If your opponents start playing better poker because you’re concentrating so hard, you’re probably losing more than you gain by being so serious. As with anything else in poker, it’s often a game of inches and a tightrope walk. Your goal is concentrate and focus intently, but without being obvious about it.
How to Become More Focused at the Poker Table
I’m going to avoid suggesting that you use any kind of drugs to improve your concentration unless you have a prescription for them. But, if you have ADHD, and you’re able to get a prescription for Adderall or Vyvanse, that might help you stay focused at the table. Getting plenty of rest and avoiding too much food can help with your focus, too. It’s hard to concentrate if you’re tired. Obviously, you should also avoid any kinds of medications with sedative effects while you’re at the table.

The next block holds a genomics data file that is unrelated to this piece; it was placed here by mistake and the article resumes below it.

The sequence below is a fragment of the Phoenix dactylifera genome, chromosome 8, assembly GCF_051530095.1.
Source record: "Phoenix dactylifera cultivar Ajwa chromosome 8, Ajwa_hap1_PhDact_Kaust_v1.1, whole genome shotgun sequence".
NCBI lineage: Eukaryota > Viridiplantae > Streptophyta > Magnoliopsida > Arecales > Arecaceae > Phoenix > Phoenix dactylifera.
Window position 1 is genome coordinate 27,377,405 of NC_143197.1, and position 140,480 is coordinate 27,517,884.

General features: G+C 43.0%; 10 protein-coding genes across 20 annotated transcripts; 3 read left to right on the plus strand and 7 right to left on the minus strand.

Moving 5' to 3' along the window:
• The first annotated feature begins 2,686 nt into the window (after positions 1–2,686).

Most people who aren’t focused on the present moment are either thinking about things that happened in the past or are stressing out about something that might happen in the future. This lack of mindfulness of the present can not only interfere with your poker game, it can also affect your mental health. Dwelling on past mistakes or worrying about future troubles can cause and/or exacerbate both anxiety and depression.
Meditation can help you with all of this by literally changing the physical makeup of your brain. It’s documented scientifically. The benefits of meditation are almost too numerous to count, and they’re almost all relevant to poker. Meditation reduces anxiety, depression, and stress. It also help you concentrate better even when you’re not meditating. It can improve your attention span. Your memory will improve.
There’s even evidence that suggest you’ll sleep better and get sick less often because of the improvements in your immune system.
How to Meditate (For Poker Players)